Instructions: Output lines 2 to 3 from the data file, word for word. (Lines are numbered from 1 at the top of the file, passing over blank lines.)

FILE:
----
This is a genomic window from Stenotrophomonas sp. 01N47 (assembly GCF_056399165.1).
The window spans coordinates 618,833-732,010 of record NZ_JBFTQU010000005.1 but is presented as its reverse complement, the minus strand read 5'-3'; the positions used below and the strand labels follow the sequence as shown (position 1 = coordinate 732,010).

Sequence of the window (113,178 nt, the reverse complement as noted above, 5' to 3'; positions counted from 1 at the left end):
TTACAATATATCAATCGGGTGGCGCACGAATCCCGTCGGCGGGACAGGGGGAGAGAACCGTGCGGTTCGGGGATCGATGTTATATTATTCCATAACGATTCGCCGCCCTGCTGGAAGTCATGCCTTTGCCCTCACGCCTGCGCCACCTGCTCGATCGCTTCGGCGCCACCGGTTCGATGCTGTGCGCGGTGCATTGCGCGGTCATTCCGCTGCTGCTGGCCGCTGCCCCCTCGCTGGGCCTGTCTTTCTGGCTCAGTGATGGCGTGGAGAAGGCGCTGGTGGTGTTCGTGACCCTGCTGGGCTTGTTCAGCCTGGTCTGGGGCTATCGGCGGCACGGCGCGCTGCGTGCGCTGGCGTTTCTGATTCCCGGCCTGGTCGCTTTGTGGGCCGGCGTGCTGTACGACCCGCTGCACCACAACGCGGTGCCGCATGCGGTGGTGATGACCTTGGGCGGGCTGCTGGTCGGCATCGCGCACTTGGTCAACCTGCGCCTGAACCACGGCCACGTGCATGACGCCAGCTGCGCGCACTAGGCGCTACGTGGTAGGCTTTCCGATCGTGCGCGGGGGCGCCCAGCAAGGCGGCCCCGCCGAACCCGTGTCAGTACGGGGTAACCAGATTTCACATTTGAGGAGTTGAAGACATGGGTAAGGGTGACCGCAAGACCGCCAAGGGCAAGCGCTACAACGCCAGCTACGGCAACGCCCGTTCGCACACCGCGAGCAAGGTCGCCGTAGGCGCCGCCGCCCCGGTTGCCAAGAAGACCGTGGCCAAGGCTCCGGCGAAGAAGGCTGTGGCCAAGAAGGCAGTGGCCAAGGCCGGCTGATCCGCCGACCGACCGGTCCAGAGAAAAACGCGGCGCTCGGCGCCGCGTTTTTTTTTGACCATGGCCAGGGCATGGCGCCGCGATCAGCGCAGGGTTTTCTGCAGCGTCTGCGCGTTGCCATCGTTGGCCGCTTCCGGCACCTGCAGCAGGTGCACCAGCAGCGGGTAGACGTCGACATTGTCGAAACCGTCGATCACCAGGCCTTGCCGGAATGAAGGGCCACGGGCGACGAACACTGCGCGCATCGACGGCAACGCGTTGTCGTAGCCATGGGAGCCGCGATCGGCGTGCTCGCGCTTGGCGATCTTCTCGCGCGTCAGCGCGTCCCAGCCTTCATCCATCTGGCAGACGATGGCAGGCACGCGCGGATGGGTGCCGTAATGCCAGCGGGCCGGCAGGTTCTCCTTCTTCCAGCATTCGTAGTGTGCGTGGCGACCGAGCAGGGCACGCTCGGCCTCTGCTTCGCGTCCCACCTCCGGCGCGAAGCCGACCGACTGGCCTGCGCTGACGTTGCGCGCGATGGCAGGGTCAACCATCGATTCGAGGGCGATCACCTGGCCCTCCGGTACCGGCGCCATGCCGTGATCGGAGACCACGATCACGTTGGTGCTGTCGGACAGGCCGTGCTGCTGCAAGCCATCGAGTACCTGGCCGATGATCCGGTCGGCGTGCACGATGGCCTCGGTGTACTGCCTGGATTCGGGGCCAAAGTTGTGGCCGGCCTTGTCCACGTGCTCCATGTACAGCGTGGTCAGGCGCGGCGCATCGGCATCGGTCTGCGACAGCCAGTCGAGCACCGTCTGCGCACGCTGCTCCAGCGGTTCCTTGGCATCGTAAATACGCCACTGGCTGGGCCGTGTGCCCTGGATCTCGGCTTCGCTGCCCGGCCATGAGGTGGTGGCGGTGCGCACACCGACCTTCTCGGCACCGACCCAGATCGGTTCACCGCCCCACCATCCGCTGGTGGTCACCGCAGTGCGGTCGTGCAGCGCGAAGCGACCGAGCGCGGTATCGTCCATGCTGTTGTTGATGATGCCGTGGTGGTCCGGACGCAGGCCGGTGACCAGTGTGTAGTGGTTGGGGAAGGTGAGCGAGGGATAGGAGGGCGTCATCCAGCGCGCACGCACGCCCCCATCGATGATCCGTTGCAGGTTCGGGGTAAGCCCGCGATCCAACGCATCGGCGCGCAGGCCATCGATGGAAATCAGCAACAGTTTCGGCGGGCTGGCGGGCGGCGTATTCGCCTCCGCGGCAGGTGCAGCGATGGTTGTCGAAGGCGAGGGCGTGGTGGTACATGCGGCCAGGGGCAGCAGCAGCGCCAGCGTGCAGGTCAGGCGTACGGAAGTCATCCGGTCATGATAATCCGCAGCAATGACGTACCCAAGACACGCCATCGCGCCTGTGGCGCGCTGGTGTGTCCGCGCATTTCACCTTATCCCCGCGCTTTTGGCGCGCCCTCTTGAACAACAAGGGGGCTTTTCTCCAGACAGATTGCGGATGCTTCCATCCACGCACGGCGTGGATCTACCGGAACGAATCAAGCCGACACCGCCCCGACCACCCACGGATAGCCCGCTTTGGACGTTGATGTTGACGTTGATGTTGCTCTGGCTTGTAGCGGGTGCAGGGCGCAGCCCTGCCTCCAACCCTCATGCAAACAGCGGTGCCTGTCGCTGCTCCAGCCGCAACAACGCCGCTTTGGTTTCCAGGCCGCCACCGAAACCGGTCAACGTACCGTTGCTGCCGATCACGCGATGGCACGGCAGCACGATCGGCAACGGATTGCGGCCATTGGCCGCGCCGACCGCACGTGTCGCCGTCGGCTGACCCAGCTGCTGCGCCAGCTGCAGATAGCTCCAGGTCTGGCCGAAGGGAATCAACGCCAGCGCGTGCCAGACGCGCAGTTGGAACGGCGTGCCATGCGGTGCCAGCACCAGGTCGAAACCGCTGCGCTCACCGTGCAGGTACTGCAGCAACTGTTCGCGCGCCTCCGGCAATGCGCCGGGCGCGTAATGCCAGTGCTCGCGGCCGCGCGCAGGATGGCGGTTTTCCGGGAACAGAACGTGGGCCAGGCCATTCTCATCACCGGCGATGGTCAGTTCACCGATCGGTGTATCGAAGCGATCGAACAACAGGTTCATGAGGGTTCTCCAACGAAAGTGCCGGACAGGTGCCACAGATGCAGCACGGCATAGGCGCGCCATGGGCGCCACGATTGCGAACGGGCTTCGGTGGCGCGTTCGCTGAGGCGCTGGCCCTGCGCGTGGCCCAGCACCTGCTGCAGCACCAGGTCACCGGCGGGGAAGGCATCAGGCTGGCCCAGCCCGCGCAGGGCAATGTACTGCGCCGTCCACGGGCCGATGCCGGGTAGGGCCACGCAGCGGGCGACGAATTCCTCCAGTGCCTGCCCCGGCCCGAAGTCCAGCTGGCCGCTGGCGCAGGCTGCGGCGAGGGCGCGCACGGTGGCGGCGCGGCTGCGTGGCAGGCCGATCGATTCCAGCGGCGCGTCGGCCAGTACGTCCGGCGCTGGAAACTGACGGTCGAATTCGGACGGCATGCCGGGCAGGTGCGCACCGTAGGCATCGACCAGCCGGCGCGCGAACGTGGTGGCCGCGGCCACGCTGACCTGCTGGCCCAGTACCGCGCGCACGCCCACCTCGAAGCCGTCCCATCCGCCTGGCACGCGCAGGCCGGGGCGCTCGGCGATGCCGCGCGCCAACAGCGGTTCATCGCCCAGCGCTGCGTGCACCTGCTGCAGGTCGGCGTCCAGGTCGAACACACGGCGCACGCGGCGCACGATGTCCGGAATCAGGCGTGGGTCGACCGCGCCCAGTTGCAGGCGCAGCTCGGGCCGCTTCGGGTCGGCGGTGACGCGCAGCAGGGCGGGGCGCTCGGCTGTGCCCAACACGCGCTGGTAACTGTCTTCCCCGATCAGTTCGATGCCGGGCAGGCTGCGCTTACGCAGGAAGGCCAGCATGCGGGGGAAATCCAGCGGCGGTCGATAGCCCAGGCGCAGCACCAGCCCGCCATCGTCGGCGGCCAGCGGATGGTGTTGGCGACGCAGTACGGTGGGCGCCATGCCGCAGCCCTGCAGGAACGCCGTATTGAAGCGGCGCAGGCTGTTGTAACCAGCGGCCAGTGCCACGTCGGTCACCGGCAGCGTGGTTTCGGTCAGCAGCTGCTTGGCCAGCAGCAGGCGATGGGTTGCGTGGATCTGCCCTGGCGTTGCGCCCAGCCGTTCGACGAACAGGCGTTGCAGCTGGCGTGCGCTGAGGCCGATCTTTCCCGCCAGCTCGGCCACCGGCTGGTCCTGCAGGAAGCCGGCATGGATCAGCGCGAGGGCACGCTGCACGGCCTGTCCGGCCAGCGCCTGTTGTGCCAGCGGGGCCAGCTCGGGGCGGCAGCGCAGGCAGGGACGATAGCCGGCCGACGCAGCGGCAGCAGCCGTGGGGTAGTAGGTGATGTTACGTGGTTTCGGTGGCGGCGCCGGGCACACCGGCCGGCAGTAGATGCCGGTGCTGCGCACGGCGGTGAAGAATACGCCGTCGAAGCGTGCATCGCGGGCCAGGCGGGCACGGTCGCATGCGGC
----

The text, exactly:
The window spans coordinates 618,833-732,010 of record NZ_JBFTQU010000005.1 but is presented as its reverse complement, the minus strand read 5'-3'; the positions used below and the strand labels follow the sequence as shown (position 1 = coordinate 732,010).

Sequence of the window (113,178 nt, the reverse complement as noted above, 5' to 3'; positions counted from 1 at the left end):